The Affair at the Inn is unusual in two ways: first, it’s a collaborative novel that isn’t a trainwreck. The four main characters are written by four different writers, and I didn’t finish the book with a sense that the writers hated each other, or that the plot at the end was hastily patched together from the ruins of what it was originally meant to be. Second, it’s sort of Williamsonian (alternating points of view, traveling American heiress, Scottish baronet with an automobile) but without anyone traveling incognito. Nothing else about it was unusual, but almost everything about it was very nice. Read the rest of this entry ?
Posts Tagged ‘katedouglassmithwiggin’
I read The Old Peabody Pew last winter, but couldn’t figure out how to talk about it in time for Christmas. Also I was annoyed with it for being a Kate Douglas Smith Wiggin Christmas story about a woman in a small New England town and the man who left town and left her behind, and yet not being The Romance of a Christmas Card. So this year I read it again, trying to keep an open mind and not to skim for things actually happening. It helped to know that they never would.
And on one hand, I liked it better this time. On the other, it’s still not The Romance of a Christmas Card and, well, nothing ever happens. Read the rest of this entry ?
It’s Christmas story time again! I started, as has become my tradition, with The Romance of a Christmas Card, by Kate Douglas Wiggin. It continues to be wonderful.
I thought I’d continue on with Wiggin for a bit, so the next thing I read was an earlier Christmas story of hers, The Birds’ Christmas Carol, which is a delightful combination of making fun of poor people and glorifying childhood illness. And by “delightful”, I mean “unpleasant and a little bit disturbing.” Read the rest of this entry ?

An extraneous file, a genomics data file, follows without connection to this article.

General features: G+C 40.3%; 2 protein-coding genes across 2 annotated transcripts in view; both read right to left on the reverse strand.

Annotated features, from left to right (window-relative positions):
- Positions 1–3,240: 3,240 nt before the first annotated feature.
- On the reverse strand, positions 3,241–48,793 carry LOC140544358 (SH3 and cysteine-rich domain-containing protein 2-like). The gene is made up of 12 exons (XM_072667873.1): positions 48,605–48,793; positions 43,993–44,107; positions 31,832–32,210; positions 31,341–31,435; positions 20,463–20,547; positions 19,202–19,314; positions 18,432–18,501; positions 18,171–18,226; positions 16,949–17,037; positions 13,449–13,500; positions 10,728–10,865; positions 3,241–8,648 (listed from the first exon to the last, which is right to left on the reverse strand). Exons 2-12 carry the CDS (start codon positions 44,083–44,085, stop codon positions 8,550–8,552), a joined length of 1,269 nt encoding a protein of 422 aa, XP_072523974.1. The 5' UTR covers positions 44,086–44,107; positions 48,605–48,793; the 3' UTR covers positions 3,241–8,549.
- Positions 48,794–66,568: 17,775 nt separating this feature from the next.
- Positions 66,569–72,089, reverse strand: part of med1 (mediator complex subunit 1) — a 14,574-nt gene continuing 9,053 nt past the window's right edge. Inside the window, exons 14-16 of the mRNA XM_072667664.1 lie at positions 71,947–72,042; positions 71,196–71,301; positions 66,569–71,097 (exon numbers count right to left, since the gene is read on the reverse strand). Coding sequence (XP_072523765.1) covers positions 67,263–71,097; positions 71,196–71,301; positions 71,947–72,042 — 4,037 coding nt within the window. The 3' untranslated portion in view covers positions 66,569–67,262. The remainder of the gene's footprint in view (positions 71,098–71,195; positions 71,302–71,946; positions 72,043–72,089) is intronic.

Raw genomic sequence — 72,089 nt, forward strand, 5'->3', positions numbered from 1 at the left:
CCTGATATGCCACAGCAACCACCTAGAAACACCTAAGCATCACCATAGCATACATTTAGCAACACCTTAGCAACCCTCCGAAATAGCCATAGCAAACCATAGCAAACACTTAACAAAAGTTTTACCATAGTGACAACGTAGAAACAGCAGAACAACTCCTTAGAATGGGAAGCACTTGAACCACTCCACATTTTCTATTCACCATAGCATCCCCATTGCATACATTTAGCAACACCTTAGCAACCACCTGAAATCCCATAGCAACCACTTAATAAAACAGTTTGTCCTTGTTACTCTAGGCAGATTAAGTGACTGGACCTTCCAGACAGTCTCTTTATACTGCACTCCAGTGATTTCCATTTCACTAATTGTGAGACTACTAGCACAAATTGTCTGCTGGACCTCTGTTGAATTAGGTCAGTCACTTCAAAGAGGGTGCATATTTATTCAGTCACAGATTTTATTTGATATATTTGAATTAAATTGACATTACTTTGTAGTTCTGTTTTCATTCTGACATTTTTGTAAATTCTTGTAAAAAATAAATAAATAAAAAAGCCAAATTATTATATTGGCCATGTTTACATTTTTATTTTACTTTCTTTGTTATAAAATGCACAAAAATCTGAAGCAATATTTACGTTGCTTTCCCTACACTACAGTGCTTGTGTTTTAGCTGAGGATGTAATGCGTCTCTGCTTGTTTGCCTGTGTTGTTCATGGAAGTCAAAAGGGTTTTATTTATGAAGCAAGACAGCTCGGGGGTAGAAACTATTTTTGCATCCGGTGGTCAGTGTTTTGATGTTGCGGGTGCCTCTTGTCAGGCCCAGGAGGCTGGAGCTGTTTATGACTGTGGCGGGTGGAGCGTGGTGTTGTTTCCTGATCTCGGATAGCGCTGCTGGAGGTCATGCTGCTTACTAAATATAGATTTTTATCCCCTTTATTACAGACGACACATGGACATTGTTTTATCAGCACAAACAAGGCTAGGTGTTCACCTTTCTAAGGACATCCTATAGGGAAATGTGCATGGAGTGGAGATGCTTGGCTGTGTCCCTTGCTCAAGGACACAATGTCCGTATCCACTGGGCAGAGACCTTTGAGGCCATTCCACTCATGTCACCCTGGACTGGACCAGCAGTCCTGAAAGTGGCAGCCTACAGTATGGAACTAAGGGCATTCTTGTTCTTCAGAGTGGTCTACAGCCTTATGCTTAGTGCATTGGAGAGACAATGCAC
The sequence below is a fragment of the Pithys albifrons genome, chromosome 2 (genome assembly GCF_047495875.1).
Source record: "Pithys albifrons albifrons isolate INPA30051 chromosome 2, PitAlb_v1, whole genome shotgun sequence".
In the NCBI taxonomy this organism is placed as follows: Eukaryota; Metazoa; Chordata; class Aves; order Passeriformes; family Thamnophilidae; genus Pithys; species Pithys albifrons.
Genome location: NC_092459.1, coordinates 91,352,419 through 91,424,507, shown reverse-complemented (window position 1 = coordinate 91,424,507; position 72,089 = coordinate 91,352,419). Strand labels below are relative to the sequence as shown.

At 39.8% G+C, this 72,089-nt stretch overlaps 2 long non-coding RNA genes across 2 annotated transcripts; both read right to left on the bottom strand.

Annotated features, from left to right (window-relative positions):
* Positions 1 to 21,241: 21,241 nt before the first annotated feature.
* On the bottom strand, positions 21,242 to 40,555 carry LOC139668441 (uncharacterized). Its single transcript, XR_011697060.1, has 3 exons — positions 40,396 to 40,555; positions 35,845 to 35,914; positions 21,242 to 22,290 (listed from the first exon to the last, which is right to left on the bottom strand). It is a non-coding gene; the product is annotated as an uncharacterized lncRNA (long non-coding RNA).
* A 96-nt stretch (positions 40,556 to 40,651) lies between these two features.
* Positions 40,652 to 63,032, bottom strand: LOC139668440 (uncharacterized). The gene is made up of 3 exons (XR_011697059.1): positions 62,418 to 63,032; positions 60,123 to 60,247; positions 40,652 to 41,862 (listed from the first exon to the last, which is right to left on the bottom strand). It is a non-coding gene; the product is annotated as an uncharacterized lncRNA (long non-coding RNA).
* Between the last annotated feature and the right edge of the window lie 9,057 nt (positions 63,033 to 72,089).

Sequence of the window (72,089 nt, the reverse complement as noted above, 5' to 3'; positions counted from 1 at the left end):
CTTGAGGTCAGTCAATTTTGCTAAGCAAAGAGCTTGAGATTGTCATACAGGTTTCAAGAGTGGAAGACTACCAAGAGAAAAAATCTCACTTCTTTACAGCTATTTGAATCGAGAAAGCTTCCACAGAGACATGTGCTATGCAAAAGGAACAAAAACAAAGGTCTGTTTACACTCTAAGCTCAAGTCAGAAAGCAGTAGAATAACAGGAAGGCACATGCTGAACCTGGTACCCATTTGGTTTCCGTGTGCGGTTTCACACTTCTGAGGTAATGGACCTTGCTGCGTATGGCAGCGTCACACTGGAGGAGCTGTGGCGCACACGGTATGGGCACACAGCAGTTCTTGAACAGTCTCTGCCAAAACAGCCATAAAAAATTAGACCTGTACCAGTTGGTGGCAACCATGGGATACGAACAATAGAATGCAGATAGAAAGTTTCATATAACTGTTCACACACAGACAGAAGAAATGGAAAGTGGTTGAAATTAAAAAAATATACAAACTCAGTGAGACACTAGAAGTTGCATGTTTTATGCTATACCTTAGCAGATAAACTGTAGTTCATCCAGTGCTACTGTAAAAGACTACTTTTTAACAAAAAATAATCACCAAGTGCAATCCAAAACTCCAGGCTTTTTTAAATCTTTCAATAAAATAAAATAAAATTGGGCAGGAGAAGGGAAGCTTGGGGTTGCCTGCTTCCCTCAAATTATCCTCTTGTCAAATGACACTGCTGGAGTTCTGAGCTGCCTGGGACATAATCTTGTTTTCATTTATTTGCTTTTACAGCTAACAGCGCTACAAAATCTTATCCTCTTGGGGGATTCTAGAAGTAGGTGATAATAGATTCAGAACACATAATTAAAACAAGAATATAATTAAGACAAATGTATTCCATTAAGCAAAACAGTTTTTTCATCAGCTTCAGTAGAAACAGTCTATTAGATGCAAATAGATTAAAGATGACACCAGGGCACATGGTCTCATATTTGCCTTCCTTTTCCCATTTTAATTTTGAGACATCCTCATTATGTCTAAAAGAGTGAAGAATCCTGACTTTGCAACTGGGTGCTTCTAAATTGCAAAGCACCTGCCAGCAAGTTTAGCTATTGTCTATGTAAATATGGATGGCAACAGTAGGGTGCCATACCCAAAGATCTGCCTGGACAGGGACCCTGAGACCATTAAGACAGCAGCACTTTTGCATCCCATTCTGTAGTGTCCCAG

While I was away on vacation, I read four more Christmas stories: Little Maid Marian, by Amy Blanchard; The Christmas Child, by Hesba Stretton; Rosemary, by A.M and C.N. Williamson; and The Romance of a Christmas Card, by Kate Douglas Wiggin. And I think I have a pretty good idea now of what a Christmas Story is supposed to involve.
First, and most obviously, there is the moral. There is no point to a Christmas story without a moral. Usually the moral has to do with forgiveness.
Equally important is the happy ending, although there is a way around this: if your story is really miserable, you can get away with an ending that’s a bit of a downer.
There also seems to be a sort of age requirement. Apparently, by the beginning of the twentieth century, it was no longer acceptable to write a Christmas story about an old guy. Sorry, Scrooge. The protagonist must be either a small and adorable child, or a young man or woman of about the right age to be falling in love.
Finally, as much of the story as possible has to be set at Christmastime. But not necessarily the same Christmastime. I think of it as the fourth classical unity. This has become one of my favorite things about Christmas stories. I really like it when they skip from one Christmas to the next, and then spend half of the second one recounting what’s happened during the course of the year. Read the rest of this entry ?